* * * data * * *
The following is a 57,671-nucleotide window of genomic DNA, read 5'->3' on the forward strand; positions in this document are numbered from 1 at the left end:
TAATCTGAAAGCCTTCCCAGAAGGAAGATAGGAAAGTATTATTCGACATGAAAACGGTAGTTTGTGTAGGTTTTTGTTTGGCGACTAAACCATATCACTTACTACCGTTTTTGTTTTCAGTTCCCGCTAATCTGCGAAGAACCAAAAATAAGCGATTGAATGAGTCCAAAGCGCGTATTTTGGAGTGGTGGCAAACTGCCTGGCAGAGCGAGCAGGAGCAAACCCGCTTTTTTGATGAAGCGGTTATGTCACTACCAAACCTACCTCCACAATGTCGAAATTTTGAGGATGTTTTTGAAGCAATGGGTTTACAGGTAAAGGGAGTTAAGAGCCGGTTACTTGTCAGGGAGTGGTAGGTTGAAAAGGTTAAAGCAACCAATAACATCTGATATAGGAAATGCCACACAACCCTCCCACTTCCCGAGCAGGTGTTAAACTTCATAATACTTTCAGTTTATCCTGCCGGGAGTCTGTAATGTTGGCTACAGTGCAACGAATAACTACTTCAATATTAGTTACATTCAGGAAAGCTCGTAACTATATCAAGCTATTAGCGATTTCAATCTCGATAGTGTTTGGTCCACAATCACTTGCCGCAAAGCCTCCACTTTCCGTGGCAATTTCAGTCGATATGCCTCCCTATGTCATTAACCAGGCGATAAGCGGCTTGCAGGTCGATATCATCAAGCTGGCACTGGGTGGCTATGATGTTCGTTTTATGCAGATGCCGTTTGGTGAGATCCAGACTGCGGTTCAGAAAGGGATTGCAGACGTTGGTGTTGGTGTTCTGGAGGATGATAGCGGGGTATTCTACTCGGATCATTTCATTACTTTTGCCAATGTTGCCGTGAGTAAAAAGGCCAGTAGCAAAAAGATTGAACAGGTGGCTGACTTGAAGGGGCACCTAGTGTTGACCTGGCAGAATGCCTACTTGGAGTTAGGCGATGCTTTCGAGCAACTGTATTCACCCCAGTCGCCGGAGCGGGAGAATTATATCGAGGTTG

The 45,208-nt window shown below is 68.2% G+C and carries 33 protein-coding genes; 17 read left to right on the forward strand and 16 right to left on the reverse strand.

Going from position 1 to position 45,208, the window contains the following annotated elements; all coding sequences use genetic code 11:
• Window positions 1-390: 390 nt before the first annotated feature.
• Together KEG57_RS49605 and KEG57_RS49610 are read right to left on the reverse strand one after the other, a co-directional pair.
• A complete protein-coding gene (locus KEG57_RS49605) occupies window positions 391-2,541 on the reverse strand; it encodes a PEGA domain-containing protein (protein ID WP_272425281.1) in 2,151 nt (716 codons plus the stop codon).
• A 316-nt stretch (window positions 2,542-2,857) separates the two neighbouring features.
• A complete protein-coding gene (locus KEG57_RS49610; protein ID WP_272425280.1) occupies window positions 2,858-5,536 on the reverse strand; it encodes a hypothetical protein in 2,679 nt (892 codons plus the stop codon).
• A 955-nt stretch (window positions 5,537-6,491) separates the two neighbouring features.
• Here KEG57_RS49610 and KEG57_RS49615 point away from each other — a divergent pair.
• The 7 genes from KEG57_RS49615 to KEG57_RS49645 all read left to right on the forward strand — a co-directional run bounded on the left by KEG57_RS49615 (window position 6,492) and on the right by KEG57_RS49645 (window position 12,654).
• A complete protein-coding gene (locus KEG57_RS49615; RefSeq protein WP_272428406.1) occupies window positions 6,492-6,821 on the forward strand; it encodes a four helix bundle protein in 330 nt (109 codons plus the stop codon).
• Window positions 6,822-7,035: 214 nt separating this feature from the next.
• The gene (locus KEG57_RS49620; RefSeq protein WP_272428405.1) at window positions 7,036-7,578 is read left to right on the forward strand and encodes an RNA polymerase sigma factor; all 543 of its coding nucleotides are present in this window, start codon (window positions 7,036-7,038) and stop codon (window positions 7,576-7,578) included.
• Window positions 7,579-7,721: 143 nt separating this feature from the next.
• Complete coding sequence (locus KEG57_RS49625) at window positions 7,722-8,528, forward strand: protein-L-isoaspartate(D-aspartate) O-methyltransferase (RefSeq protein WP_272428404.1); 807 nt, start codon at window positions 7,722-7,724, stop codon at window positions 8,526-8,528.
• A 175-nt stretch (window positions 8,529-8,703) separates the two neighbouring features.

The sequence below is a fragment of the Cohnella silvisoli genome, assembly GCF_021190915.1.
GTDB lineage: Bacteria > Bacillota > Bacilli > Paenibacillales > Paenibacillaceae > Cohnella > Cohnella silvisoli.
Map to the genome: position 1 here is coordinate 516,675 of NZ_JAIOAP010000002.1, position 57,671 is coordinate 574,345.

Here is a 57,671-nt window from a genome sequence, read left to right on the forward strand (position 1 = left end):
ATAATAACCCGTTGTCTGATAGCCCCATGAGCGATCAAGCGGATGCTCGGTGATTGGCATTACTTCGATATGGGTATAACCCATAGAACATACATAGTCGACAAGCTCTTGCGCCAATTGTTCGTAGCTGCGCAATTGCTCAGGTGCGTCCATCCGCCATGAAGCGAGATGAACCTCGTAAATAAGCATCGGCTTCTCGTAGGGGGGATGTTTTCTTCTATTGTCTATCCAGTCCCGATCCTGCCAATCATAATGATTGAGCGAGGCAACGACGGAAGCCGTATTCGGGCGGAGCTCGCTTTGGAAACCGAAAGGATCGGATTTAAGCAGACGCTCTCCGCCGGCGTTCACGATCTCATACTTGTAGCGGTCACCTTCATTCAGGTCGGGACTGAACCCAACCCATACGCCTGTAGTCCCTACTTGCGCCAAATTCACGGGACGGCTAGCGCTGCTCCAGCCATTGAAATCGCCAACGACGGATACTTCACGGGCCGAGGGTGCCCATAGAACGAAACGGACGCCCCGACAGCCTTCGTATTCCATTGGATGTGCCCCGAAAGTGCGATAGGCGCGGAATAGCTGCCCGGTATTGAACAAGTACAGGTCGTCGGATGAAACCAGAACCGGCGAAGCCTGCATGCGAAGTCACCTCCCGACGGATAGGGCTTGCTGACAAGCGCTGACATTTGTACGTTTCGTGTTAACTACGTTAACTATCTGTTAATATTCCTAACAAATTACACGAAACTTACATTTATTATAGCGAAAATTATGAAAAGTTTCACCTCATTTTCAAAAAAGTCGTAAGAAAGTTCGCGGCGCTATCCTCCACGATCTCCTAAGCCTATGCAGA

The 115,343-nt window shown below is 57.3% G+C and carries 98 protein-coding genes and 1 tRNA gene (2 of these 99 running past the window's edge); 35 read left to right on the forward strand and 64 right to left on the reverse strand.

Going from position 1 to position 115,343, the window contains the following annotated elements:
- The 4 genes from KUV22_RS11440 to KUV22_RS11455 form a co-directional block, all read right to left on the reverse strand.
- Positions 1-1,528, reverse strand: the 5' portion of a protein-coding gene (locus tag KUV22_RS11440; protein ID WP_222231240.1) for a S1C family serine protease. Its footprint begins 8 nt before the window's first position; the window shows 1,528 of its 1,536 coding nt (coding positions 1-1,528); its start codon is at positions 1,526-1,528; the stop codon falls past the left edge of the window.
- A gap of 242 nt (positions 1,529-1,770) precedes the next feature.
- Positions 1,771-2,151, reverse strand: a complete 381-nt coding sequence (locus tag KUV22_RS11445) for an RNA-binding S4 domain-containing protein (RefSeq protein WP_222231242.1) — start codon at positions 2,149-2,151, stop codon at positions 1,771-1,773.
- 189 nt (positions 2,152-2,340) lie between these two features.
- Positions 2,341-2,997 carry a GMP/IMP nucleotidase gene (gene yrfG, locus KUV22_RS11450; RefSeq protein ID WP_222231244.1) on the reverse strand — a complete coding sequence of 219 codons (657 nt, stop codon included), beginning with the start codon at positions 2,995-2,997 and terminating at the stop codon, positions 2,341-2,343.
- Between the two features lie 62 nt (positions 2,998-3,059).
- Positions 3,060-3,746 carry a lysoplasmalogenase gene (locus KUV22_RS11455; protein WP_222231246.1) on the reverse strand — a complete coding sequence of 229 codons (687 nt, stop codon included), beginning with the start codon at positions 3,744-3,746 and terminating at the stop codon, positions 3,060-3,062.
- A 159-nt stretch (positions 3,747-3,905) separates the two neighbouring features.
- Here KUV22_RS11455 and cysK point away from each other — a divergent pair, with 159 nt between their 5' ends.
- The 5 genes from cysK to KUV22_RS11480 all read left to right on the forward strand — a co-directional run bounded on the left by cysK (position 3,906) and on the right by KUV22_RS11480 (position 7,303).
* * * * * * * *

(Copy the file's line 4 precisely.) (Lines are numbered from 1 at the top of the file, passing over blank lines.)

Going from position 1 to position 45,208, the window contains the following annotated elements; all coding sequences use genetic code 11: